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Remember back when the New Big Three first got together and simply ripped through the NBA? Sure there were minor hiccups along the way. For instance: a home loss to an awful Charlotte Bobcats team followed with back-to-back losses to a mediocre Washington Wizards team in the same week. There was the three-game losing streak (to the Nuggets, Warriors and Suns) immediately following the all-star break. Utah did a number on them at home as well, torching them by 18. Even the Wizards beat them for the third time towards the end of the year.
Throughout that regular season you could sense that they played as if the basketball apocalypse was imminent. They wanted to put the world on notice that they weren’t messing around any longer. Now, well, they’ll be content to pace themselves to the finish line while reluctantly accepting other “elite” teams to sprint past them.
When Paul Pierce missed his trademark fade-away jumper at the elbow last night in Milwaukee, it was just another loss that allowed them to repeat the same reasons as to why they’re not putting teams away. Sure the Bucks are one of the hottest teams in the league right now. But I remember a game they played at home against the Bucks early in their 2008 championship season when reporters began pointing out how historically good they were becoming. Kevin Garnett didn’t want to hear it. He had only one thing to say:
"I'm not trying to be smart, but I'm not even aware of any of the records," Garnett said. "Every game is critical for us. We are preparing for each team like it's our last game."
Compare that to what their mantra is nowadays:
Rivers doesn’t want to saddle his players with ownership of the problem.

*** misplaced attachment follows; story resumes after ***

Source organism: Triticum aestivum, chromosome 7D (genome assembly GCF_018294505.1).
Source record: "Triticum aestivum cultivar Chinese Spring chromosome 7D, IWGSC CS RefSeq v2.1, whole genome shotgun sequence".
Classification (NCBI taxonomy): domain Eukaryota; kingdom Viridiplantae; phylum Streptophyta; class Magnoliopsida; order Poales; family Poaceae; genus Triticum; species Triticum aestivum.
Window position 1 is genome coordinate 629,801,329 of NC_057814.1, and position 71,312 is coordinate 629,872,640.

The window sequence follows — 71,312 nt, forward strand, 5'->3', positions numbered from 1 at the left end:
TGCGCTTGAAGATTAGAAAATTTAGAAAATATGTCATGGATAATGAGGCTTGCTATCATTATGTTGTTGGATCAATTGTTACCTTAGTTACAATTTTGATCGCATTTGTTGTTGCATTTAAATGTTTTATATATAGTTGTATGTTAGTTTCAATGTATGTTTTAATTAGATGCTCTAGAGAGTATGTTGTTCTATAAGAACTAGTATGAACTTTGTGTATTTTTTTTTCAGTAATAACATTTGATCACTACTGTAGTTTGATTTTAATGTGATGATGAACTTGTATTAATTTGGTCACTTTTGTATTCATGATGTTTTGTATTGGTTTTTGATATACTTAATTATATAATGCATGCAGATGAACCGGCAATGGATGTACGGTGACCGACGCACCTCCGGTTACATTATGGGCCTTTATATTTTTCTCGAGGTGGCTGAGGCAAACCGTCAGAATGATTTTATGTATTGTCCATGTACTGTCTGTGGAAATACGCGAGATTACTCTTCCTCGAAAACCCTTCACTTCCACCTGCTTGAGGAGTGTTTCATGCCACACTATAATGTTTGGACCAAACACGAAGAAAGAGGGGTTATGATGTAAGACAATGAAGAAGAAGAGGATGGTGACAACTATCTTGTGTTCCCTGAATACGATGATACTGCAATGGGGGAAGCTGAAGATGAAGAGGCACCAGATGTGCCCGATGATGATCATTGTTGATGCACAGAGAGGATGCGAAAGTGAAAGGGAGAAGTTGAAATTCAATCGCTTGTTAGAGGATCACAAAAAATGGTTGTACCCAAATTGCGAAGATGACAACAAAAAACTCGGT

“They do take some, but at the end of the day I put it on me to find that right combination that will turn on the next combination,” he said. “I’ve been in that continued search for that, but I don’t ever put that on the players. At the end of the day it’s got to be me. I have to figure out a great way of getting them motivated, and picking the right spots.”
As always, Doc does a great job of deflecting the responsibility from the players towards himself. While it’s noble of him to fall on the sword, we can all read between the lines. Their mission statement has gone from “We are on a search and destroy mission from October through June,” to “Once we get to the playoffs, if we’re healthy, if we’re motivated, if we feel like it, we’ll play hard for at least a half, we promise.”
Ultimately this team can only be judged by what happens in the playoffs now. It’s beyond the point of no return to give fans any semblance of an “elite” regular season. If they can somehow replicate that 2008 magic (or even the 1969 glory of their green forefathers) then all of these maddening efforts will become a distant memory.